A non-medical ode to Ski Racing and Mikaela Shiffrin
Winter is here.
It’s cold enough to snow in the city, and to make snow at the ski mountains upstate. The days are short but lengthening fast, and the Winter Olympics are in full swing.
For a ski-racing family like ours – my two brothers and I raced and so have all of our twelve kids – that means a quadrennial opportunity to see your heroes get the spotlight.
In our house that hero is Mikaela Shiffrin.
Ski racing is a niche sport – most people don’t know much about it, or about Mikaela, other than what they see in the Olympics every four years.
But our kids grew up with her.
When they were little, one of their coaches, who used to train Shiffrin, would tell them stories about how she would calm herself by reading a book or doing homework at the top of the hill before a race, and then go on to win by up to ten seconds – unheard of in ski racing, where even at the youth level the top racers typically finish within one second of each other.
I could spend the rest of this post detailing her subsequent accomplishments and still be leaving a lot out.
Suffice it to say that at only 26 years old she is the greatest Alpine ski racer of her generation – male or female – and will likely end up as the GOAT. In an age of specialization, she mastered Slalom – a technical event – and then branched out into Giant Slalom and Downhill – speed events – which is an uncommonly bold thing to do.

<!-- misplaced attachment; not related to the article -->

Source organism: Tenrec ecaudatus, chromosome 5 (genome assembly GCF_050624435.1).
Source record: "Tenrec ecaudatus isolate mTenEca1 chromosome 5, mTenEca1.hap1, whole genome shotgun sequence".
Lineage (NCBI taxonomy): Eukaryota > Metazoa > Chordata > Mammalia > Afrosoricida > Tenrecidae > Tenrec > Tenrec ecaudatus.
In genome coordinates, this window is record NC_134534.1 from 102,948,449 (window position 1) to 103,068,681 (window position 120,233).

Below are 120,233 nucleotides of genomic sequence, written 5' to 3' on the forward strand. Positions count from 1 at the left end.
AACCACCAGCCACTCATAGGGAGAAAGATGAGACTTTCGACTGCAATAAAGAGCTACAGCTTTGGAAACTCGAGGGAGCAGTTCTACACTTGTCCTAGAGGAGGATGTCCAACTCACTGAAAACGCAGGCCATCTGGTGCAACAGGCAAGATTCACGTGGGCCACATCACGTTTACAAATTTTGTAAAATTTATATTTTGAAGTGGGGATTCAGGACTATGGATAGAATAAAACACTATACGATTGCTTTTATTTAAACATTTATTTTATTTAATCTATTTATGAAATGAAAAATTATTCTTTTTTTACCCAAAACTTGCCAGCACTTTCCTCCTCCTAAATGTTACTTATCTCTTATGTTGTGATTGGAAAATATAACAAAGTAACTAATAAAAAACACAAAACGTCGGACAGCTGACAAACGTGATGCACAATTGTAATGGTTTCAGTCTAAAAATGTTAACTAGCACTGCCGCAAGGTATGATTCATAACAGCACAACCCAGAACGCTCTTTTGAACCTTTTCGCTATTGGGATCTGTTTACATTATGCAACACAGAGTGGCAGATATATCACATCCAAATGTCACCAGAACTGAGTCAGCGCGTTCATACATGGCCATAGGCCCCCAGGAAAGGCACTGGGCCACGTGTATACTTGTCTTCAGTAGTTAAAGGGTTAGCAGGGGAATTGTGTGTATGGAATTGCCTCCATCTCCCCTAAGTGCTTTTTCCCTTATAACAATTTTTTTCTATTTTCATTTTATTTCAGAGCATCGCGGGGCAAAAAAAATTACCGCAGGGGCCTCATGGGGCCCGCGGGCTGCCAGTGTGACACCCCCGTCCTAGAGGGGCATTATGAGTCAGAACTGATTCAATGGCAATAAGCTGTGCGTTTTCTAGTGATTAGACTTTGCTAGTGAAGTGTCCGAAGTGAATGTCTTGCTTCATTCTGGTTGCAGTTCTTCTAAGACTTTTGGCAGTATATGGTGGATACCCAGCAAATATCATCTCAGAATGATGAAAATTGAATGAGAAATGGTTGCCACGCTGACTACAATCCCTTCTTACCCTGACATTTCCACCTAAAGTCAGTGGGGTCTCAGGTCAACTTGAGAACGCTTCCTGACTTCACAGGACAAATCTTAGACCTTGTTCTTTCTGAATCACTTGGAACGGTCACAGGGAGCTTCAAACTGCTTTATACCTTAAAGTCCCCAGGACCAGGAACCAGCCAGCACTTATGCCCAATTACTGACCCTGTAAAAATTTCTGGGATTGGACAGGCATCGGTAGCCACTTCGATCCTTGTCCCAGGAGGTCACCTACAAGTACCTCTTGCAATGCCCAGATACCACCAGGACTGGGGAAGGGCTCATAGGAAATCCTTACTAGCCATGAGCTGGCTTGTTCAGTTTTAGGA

The girls in our family stenciled a b f t t b on their ski helmets because that’s what Mikaela did when she was young. It stands for “always be faster than the boys.” The boys in our family would shrug – what can you do? – even if Shiffrin was officially slower than some of her male competition, she was unofficially faster.
And she is (or at least acts like, and seems to be) a real mensch – sweet, approachable, down-to-earth, and disarmingly open.
A few years ago we took the kids to watch her compete at a World Cup race at Killington, VT, which she won to the cheers of a record-breaking home-town crowd. She was the only one who stayed behind after the race to sign autographs and take selfies with her little fans. She hung around for well over an hour, and paid attention to every last kid. The picture of her with two of my daughters is still my iPhone wallpaper.
So when Mikaela failed to finish two of her three races this week – first falling at the top of the Giant Slalom course, then skiing out of the Slalom course at the sixth gate – it was a total shocker.
After being disqualified, Mikaela took off her skis and sat in the snow at the edge of the course, head in hands, for a full twenty minutes, while the other racers went by. My fourteen year old daughter, Georgia, who was watching from the couch, had a stricken expression that I can only imagine mirrored Mikaela’s.
For my part, I was secretly, selfishly, not so bummed.
You see, Kobi, my ten year old son, was having a tough season. Covid had upended last year, with most of his races canceled, and this year was off to a shaky beginning.
His first race was a Giant Slalom. He had been training hard for weeks – suited up and out the door every morning while we were still in bed – and he was a bundle of nerves at the start.